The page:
Sadr’s policy views reflect the hunger among his supporters for deep reform, including dismantling the existing political bargains that render government ministries as patronage networks serving the interests of individual factions and are ineffective in serving the public generally. The perception of governmental corruption, and the deterioration of services such as health care facilities and electricity supplies, had produced a significant public protest movement in October 2019. The failure of senior leaders to address popular grievances, which also include high unemployment, fueled Sadr’s strong showing in the October 2021 vote. Sadr’s followers also resent the extensive influence of the Islamic Republic of Iran in Iraq’s government and politics, perceiving that Iran wants to preserve the existing factionalized and patronage-intense power structure that best serves the interests of pro-Iranian politicians and Iran-backed Shia militia forces.

Although the clashes have petered out as of the first days of September, experts assess that the potential for renewed violence, or even a slide into all-out civil war, remains high. Sadr’s supporters remain unsatisfied and still armed, and his Iran-backed adversaries, led by former Prime Minister Nuri al-Maliki, are likely to seek to resume their interrupted efforts to assemble a new government they can dominate. Although he can demonstrate that his following is large and loyal, Sadr has not articulated a clear roadmap to resolve the political crisis on his terms. And, Ayatollah Sistani’s intervention to end the clashes indicates that senior Shia clerics might blame Sadr for destabilizing the country and causing high numbers of civilian casualties, if violence resumes. At the same time, Sadr’s failure to accomplish his objectives does not necessarily clear the field for Iran and its Iraqi allies to dominate politics. Iran’s strategy in Iraq has consistently sought to ensure cohesion among all Shia factions, and Iranian leaders do not want to take sides openly in the intra-Shia rift. To date, Iranian leaders and diplomats have instead sought to encourage dialogue among Shia politicians to return to the pre-2021 political structure in which all Shia groups dominate the country’s governing coalition. Whether Sadr is willing to return to a consensus political structure - knowing that this structure will not produce reforms or improve living standards for most Iraqis - remains unclear.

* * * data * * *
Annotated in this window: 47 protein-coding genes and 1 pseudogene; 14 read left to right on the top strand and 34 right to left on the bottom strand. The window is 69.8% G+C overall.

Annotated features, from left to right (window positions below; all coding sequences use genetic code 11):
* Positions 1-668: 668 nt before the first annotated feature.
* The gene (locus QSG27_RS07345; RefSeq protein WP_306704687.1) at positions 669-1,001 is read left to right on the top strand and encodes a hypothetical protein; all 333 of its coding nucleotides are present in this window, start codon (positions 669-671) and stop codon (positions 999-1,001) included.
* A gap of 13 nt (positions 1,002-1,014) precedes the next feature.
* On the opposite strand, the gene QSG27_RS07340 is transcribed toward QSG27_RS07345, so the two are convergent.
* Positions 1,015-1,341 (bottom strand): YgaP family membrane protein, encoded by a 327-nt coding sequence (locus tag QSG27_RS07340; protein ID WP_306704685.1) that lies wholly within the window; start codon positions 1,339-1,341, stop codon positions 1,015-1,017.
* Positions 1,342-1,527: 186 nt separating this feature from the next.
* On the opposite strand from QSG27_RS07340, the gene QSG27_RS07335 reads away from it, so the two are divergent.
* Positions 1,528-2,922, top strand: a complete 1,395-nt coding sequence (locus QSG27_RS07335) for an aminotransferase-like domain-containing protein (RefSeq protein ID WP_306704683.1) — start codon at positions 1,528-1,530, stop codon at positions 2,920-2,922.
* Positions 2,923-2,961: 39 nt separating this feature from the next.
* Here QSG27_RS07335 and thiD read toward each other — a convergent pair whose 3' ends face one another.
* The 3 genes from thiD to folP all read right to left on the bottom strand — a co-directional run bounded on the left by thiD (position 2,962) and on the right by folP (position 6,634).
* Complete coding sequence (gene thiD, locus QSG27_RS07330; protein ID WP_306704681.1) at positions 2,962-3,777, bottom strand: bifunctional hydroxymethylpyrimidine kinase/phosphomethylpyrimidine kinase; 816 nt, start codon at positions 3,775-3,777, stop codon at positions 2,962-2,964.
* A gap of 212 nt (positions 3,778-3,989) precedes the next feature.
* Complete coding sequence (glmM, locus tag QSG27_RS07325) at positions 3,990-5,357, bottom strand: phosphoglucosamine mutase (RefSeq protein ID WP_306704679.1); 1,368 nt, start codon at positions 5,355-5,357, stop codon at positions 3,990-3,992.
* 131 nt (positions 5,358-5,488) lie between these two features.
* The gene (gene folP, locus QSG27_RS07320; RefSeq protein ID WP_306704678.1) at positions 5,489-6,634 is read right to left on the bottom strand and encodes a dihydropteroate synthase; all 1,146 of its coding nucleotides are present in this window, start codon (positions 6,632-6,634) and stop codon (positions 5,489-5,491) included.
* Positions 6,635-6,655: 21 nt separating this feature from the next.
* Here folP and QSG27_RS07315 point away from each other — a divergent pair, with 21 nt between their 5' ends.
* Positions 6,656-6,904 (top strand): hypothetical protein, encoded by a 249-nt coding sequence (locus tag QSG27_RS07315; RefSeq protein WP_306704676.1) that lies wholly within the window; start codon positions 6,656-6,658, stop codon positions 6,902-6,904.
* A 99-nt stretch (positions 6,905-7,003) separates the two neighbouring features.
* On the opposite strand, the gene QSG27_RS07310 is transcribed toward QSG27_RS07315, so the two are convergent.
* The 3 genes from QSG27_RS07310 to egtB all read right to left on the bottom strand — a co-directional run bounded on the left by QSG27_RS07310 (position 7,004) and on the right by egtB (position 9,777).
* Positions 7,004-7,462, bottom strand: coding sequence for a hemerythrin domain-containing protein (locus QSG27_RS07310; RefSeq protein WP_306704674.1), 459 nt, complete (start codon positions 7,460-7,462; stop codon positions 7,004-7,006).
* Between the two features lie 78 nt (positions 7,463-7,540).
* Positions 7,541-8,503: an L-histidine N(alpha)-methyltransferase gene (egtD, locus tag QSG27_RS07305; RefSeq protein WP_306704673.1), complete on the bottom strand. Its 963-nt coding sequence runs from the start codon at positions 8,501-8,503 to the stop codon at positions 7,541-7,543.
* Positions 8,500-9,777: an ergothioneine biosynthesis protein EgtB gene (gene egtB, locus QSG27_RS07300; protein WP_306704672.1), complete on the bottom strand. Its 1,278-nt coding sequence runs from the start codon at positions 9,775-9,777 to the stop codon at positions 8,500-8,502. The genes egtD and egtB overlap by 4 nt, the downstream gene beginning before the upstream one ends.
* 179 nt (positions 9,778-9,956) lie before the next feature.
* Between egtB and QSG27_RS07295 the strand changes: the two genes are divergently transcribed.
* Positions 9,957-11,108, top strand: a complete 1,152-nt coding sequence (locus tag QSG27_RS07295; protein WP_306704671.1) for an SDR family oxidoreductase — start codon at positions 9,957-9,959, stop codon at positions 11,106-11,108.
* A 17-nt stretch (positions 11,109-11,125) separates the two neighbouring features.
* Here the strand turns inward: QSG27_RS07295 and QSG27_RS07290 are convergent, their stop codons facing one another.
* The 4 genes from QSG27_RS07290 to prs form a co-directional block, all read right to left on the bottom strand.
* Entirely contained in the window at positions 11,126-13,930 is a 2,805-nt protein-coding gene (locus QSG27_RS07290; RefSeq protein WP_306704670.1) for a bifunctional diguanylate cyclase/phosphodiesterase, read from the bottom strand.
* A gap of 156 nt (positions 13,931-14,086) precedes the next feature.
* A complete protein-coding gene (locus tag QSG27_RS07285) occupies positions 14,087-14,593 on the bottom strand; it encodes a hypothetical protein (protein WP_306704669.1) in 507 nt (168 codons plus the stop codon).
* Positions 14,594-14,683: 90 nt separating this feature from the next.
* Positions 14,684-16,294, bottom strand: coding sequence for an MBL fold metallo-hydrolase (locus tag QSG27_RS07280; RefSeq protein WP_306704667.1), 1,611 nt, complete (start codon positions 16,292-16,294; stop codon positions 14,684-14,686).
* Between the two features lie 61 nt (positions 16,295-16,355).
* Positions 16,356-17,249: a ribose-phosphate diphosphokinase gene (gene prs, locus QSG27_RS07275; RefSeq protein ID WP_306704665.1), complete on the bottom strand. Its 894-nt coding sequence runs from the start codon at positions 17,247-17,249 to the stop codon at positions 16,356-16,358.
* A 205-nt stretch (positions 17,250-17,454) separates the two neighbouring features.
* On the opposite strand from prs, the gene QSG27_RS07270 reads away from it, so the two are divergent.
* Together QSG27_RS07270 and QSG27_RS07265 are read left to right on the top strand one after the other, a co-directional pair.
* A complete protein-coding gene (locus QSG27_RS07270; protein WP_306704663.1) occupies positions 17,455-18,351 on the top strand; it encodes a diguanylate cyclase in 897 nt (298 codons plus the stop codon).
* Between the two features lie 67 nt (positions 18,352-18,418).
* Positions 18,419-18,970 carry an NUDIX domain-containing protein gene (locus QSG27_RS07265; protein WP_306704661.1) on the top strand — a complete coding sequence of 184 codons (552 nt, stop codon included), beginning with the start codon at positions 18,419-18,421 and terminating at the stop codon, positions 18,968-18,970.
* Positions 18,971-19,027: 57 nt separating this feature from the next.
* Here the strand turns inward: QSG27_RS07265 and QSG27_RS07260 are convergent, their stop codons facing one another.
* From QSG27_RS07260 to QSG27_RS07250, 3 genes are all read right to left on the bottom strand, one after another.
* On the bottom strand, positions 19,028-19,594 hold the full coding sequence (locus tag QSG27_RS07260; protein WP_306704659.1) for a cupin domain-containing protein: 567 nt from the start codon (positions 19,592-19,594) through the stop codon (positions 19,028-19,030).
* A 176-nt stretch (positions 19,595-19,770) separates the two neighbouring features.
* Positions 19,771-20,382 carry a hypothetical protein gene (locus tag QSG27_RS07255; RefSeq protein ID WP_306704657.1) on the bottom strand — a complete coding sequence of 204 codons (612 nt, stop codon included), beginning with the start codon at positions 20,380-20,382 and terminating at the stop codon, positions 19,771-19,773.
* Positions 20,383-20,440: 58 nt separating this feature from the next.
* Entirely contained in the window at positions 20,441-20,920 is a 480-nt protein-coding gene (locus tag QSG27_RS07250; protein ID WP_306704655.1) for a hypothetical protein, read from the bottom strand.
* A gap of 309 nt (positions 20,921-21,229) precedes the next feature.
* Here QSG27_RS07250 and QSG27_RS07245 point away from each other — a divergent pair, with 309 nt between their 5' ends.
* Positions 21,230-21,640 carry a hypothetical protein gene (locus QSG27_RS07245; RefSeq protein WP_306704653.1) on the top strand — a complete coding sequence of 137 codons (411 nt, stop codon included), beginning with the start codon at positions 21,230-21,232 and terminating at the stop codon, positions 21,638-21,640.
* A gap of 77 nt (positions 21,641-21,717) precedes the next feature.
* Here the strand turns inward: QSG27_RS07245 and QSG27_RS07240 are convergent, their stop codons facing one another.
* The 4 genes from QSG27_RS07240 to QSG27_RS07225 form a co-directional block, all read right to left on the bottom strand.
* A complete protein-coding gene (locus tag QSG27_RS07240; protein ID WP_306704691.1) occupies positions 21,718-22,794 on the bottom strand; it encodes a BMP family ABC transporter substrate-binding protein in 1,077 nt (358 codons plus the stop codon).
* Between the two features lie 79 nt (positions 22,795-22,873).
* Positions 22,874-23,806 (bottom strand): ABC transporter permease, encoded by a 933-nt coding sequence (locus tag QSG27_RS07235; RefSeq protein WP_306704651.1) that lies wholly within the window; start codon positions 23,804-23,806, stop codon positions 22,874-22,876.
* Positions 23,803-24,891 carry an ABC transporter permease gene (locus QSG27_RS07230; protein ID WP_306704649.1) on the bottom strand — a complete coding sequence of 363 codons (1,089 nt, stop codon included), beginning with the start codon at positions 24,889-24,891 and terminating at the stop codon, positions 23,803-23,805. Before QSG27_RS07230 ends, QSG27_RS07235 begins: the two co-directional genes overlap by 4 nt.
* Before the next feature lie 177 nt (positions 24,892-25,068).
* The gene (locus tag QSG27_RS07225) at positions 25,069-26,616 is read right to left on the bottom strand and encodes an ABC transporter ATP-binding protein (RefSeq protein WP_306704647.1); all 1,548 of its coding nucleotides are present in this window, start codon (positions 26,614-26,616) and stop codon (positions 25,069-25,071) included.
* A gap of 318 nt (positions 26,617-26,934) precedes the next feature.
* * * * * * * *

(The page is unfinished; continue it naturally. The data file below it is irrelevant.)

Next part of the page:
The potential for renewed and intensified political violence in Iraq is a major concern not only for Iraqis and the region, but also for strained global energy markets. Iraq’s clashes have been concentrated in Baghdad but have spilled over into Basra province, which accounts for more than two-thirds of Iraq’s 3.5 million barrels of oil per day of oil exports (3% of the global market). In an oil market already pressured by low oil inventories and key OPEC members producing less than their assigned quotas, any reduction in Iraqi oil production could push up prices again significantly. The tensions have not, to date, disrupted Iraqi oil output. And, even during earlier periods of unrest, such as the October 2019 demonstrations, Iraq’s oil exports did not decline significantly. However, because the latest unrest represents a rift within Iraq’s Shia community, which is dominant in oil-rich southern Iraq, the potential for oil production interruption in the event of intensified domestic conflict is greater than it was in earlier periods. For the United States and its regional partners, major violence in Iraq would represent a setback to a nearly twenty-year project to stabilize post-Saddam Iraq, but the United States now has few options to affect events in Iraq one way or the other.